Terminals

What an R0 or R1 Error Code Means

Read Time: 3 min

Sometimes when you run a credit or debit card, you will come across an R0 error code. Completing a payment for a purchase is a pretty straightforward process for both the merchant and the customer. Most transactions go through smoothly so you can close the sale and help the next customer. But every once in a while, credit card transactions fail. When this happens, the terminal will return one of many error, hold, or decline codes. R1 and R0 error codes relate to recurring payments. Read on to learn what decline codes R1 and R0 mean and how to clear them for your customers.

What is an Error Code?

r0 or r1 error codes

When payment cannot go through, a corresponding code, known as an error code, will be sent to the merchant as a response. The transaction could have failed for several different reasons. It could come from a problem with the customer’s credit, your merchant processor, or even a poor internet connection.

It would be impossible to know the reason for the failure without receiving this error code. You can think of this error code as a key that tells you the possible reason the transaction has failed. Knowing what the error code means will help find potential solutions to fix the problem.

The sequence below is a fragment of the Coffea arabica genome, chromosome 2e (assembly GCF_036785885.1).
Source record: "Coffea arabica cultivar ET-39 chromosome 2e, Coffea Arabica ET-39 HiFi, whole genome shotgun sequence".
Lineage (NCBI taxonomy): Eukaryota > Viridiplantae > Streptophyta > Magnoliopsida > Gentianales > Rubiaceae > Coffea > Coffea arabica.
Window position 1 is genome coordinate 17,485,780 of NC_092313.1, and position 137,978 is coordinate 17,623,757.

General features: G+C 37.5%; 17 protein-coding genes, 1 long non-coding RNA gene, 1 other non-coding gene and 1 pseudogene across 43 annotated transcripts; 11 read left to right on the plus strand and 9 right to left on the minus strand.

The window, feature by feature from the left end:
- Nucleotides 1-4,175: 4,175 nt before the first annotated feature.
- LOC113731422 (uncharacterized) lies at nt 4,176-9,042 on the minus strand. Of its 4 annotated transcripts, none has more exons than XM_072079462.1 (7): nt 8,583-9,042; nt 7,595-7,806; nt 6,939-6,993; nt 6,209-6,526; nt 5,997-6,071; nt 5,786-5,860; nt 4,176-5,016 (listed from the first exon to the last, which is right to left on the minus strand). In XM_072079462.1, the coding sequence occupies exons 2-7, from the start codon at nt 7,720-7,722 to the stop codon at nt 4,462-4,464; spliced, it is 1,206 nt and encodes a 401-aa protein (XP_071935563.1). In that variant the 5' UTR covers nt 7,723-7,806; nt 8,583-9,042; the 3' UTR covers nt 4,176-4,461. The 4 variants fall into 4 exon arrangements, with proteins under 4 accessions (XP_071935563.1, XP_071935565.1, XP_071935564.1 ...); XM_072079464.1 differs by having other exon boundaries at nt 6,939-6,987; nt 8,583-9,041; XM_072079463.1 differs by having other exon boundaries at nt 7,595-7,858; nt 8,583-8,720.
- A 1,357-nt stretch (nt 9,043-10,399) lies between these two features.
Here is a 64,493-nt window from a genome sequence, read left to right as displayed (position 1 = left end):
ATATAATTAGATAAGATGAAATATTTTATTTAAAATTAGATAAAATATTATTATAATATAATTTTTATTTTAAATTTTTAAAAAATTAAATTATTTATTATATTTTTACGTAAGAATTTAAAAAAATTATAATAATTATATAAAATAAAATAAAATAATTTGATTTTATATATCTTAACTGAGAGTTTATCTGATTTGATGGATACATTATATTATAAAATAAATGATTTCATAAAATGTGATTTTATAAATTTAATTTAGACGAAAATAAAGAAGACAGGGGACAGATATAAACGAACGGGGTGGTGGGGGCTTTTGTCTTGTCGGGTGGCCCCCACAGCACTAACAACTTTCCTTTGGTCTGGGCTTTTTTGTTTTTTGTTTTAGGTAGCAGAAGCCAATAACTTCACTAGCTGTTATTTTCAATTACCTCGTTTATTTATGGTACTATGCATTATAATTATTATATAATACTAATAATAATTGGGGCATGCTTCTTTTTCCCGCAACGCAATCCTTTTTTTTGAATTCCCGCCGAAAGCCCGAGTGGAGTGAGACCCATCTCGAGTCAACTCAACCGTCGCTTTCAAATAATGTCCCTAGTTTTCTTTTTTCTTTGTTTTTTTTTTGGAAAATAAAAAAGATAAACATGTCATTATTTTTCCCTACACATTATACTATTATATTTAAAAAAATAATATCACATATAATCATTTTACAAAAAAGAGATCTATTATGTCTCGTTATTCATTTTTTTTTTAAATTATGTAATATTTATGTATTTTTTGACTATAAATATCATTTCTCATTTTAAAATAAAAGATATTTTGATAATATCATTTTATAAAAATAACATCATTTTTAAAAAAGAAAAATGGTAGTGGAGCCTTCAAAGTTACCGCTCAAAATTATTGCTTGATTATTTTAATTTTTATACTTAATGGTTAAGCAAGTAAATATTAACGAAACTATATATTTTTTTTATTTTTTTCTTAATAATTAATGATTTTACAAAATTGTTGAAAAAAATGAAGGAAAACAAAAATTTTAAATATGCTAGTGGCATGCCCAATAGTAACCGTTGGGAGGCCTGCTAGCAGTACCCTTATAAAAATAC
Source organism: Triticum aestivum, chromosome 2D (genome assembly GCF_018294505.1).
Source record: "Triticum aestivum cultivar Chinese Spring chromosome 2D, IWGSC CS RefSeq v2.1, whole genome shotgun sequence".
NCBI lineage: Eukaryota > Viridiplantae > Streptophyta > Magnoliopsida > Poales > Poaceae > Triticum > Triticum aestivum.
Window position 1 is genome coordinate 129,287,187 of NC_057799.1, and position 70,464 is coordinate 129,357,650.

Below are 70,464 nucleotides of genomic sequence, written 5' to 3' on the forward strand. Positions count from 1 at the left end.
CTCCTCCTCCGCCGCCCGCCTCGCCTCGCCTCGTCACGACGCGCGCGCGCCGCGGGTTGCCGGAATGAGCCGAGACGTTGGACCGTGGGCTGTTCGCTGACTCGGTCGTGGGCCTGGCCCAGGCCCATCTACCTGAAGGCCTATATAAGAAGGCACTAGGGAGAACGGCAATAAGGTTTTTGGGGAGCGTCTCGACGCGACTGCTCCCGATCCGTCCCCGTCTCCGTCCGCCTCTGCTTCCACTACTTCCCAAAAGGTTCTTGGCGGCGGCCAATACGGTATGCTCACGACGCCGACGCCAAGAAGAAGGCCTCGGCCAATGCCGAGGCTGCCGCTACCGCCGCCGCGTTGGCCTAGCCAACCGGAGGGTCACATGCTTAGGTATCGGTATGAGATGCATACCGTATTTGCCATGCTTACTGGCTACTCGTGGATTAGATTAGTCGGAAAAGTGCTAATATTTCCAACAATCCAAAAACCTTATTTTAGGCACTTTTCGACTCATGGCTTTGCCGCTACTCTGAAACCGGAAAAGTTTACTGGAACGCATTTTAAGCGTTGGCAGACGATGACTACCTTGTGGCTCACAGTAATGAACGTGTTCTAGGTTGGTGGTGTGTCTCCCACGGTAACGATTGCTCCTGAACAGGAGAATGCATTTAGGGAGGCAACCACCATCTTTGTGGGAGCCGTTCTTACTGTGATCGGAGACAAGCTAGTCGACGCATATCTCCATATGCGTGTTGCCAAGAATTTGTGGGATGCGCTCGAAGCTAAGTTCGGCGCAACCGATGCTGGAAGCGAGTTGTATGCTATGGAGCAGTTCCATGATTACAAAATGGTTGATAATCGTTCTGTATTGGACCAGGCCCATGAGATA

Fixing the problem is a win for the customer, who gets to leave your store with their intended purchase. It’s also a benefit to you as the merchant who can complete the sale. The complete list of error codes is quite long. Your merchant service provider should have given you a reference guide with the different codes and their meanings. Keep this valuable information easily accessible for when you need to use it.

So You Got an R0 or R1 Error Code, Now What?

One of the many error codes you may receive when doing business is R0 or R1. The R1 error code and R0 error code are typically related to system issues. While these error codes are more common with online payments, it’s possible you may come across one in person.

When you get the decline code R1, it means your client or customer prohibited your recurring payment. The further description says that the customer has forbidden the card issuer to allow recurring payments from you. You should stop charging the payment method immediately to avoid chargebacks.

How to Resolve R0 or Decline Code R1

An R0 error code or R1 error code stops recurring payments from going through. If you offer a subscription model service to the customer, you should immediately cancel the recurring schedule. This will avoid future chargebacks from occurring.

After doing this, reach out to the customer to discuss how they would like to move forward. They may have mistakenly told their card issuer to stop recurring payments from you. In this case, your customer will need to contact their card issuer and remove this block to continue using the existing card. Otherwise, the customer can update their card details or change their payment type to resume recurring payments.